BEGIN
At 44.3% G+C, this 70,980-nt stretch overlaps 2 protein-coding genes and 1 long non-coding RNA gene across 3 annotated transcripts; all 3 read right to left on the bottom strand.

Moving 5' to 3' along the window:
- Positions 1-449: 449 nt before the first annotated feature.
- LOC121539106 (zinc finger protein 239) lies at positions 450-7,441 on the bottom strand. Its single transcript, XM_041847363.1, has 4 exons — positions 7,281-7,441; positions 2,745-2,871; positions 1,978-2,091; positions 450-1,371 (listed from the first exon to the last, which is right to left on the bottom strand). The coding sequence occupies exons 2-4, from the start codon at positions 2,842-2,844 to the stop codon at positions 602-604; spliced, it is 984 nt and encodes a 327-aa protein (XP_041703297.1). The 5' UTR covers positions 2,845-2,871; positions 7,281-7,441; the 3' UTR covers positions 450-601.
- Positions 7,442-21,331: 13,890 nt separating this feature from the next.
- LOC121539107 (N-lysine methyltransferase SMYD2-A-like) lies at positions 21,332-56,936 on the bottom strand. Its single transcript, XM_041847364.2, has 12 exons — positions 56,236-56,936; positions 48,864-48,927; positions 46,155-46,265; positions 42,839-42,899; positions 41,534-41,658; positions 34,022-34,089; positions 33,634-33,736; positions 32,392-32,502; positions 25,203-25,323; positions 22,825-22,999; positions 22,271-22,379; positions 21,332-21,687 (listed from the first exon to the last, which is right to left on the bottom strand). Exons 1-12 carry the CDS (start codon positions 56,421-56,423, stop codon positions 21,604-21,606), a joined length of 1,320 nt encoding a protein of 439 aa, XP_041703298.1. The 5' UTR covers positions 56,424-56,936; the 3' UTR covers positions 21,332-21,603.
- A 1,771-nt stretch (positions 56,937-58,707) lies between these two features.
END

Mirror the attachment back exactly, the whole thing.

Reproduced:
At 44.3% G+C, this 70,980-nt stretch overlaps 2 protein-coding genes and 1 long non-coding RNA gene across 3 annotated transcripts; all 3 read right to left on the bottom strand.

Moving 5' to 3' along the window:
- Positions 1-449: 449 nt before the first annotated feature.
- LOC121539106 (zinc finger protein 239) lies at positions 450-7,441 on the bottom strand. Its single transcript, XM_041847363.1, has 4 exons — positions 7,281-7,441; positions 2,745-2,871; positions 1,978-2,091; positions 450-1,371 (listed from the first exon to the last, which is right to left on the bottom strand). The coding sequence occupies exons 2-4, from the start codon at positions 2,842-2,844 to the stop codon at positions 602-604; spliced, it is 984 nt and encodes a 327-aa protein (XP_041703297.1). The 5' UTR covers positions 2,845-2,871; positions 7,281-7,441; the 3' UTR covers positions 450-601.
- Positions 7,442-21,331: 13,890 nt separating this feature from the next.
- LOC121539107 (N-lysine methyltransferase SMYD2-A-like) lies at positions 21,332-56,936 on the bottom strand. Its single transcript, XM_041847364.2, has 12 exons — positions 56,236-56,936; positions 48,864-48,927; positions 46,155-46,265; positions 42,839-42,899; positions 41,534-41,658; positions 34,022-34,089; positions 33,634-33,736; positions 32,392-32,502; positions 25,203-25,323; positions 22,825-22,999; positions 22,271-22,379; positions 21,332-21,687 (listed from the first exon to the last, which is right to left on the bottom strand). Exons 1-12 carry the CDS (start codon positions 56,421-56,423, stop codon positions 21,604-21,606), a joined length of 1,320 nt encoding a protein of 439 aa, XP_041703298.1. The 5' UTR covers positions 56,424-56,936; the 3' UTR covers positions 21,332-21,603.
- A 1,771-nt stretch (positions 56,937-58,707) lies between these two features.